trade tales | Mar 18, 2020 |
Remote control: How designers are running their firms from home

While many designers run their businesses out of their home, for a lot of people, working remotely during the COVID-19 outbreak is a new challenge. With the newest projections suggesting that social distancing and self-isolation may be the norm for the next few months, we asked five designers from across the country—Lauren Czarniecki, Jessica Davis, Corey Damen Jenkins, Jean Liu and Noz Nozawa—how they’re taking their firms remote and managing ongoing projects from the comfort (or confines?) of their own homes.

Corey Damen Jenkins
Corey Damen JenkinsCourtesy of Corey Damen Jenkins

Born Ready
“We have several active projects outside of our bases in Detroit and New York—client homes in development in other states and in Canada. For those projects, not much has changed: We’re still communicating with contractors and builders via FaceTime, Skype and Marco Polo, as we’ve done for years. In a way, we were working with social distancing long before this crisis arose. These platforms are great tools for communication, but they are also fairly effective for visuals too.

“With COVID-19 escalating to a new level, our staff is preparing to work remotely from home, effective this week. And since we have a number of older clients, we’re not doing any in-person meetings with them at this time. It’s crucial that we as professionals take the initiative to communicate with clients, showrooms and contractors just how much we respect the seriousness of this situation [through] our business protocols and our commitment to doing our part in fighting this thing.” —Corey Damen Jenkins, Corey Damen Jenkins & Associates, Detroit and New York

Jean Liu
Jean LiuCourtesy of Jean Liu

Connection speed

“As of last Thursday, we started working remotely. We are using Facetime and Skype to chat as a team and with our clients. It just so happens the closures coincided with our spring break here, so even though many clients canceled their vacations and ended up staying in town, we had already finished the majority of the design work involving face-to-face meetings with them for the next couple of weeks. As a result, our work has mainly involved coordinating orders with showrooms and workrooms.

“One thing we realized three days into this quarantine is that with the entire family at home and on one device or another, the internet speed is not as fast as what I’m used to in our studio. We hope to upgrade our household internet to fiber in the next week to accommodate the entire household’s need to stream. We hope with this increased bandwidth will come increased creativity and productivity.” —Jean Liu, Jean Liu Design, Dallas

Jessica Davis
Jessica DavisAaron Grant

In the clouds

“I am fairly used to working remotely. Everything we do is cloud-based: We use Google Docs, and a lot of concepting [is done on] Pinterest. When we order samples, they’re sent directly to our clients’ homes; we have always created digital concept and materials boards to go along with those physical samples. Emailing these concept boards and renderings can’t replace speaking to someone in person, so phone and video conferences and site visits via FaceTime are all crucial.” —Jessica Davis, Atelier Davis, Atlanta

Noz Nozawa
Noz NozawaAaron Kes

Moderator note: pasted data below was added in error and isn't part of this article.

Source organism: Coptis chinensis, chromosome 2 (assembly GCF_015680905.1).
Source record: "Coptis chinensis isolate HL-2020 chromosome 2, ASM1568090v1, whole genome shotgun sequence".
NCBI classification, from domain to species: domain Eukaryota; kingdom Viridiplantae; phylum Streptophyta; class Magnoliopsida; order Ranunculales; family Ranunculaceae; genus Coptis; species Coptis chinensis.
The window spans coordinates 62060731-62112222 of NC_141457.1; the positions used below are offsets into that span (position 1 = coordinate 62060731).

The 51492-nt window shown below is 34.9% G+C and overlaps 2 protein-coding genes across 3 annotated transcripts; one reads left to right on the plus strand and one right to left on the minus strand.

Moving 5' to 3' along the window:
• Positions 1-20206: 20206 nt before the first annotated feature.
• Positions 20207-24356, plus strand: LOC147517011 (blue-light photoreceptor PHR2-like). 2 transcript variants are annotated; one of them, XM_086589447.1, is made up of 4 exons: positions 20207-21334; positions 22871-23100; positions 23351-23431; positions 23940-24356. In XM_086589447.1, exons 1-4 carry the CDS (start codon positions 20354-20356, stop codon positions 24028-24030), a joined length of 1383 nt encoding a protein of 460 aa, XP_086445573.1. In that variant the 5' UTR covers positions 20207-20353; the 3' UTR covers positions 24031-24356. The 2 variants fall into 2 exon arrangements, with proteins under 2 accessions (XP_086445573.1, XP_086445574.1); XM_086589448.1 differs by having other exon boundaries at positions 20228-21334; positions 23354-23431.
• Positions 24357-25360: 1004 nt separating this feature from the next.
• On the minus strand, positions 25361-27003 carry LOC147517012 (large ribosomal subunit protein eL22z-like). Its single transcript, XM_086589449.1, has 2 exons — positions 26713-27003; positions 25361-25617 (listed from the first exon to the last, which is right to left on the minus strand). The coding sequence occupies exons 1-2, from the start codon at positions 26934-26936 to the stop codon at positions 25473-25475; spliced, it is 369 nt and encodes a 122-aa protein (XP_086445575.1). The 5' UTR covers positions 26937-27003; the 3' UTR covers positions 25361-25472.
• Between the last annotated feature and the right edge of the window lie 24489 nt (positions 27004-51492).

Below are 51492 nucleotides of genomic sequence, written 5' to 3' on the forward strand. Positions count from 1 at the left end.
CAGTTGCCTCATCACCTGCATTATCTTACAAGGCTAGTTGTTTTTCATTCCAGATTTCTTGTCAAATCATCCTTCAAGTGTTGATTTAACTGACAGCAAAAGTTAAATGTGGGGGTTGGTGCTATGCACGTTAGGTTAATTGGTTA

“I have actually been running my business from home since January, with my one employee only coming into the office every couple weeks for showroom visits and team meetings. In anticipation of San Francisco coming under the shelter-in-place ordinance (which it did earlier this week), I ordered tons of memos I might need through these times, and will rely on the postal service staying [open] to send these to clients as needed. A number of my projects are under construction right now, so it’s been a difficult decision to stay off those job sites as much as possible. Thankfully, my construction teams and I have been able to make it work so far through FaceTime and texting photos and videos.

“For any designers who have previously kept work strictly at the office and out of their home, I’d definitely recommend investing in a remote-work setup that’s as technologically practical as your office setup—or run back to the office and grab your monitor, mouse and ergonomic chair and keep them at home for as long as we’re in this COVID social distancing experience!” —Noz Nozawa, Noz Design, San Francisco

Lauren Czarniecki
Lauren CzarnieckiCourtesy of Lauren Czarniecki


“During this time of uncertainty, I wanted to create an environment where our staff and clients could feel comfortable and reassured that business is moving forward and their projects are being cared for efficiently. Our typical presentations are in-person meetings at the office to review all finishes, fabrics and selections—it’s usually a very tactile and interactive experience. In an attempt to keep that spirit alive, we are mailing sample packets for tile, fabrics, rugs, then putting together interactive digital design presentations with drawings and images of selections. We will use platforms like Zoom and FaceTime to review the presentation together—this way, clients still feel that I am here to answer any of their design questions or concerns.

“Similarly, our staff is using video chats to keep communication alive; we also use GQueues, a task manager platform by Google, to organize all of our project-related tasks. This allows us to have one central location for our work and is super convenient when it comes to writing notes about tasks, project updates and more.” —Lauren Czarniecki, Czar Interiors, Delray Beach, Florida

Homepage photo: Shutterstock

Want to stay informed? Sign up for our newsletter, which recaps the week’s stories, and get in-depth industry news and analysis each quarter by subscribing to our print magazine. Join BOH Insider for discounts, workshops and access to special events such as the Future of Home conference.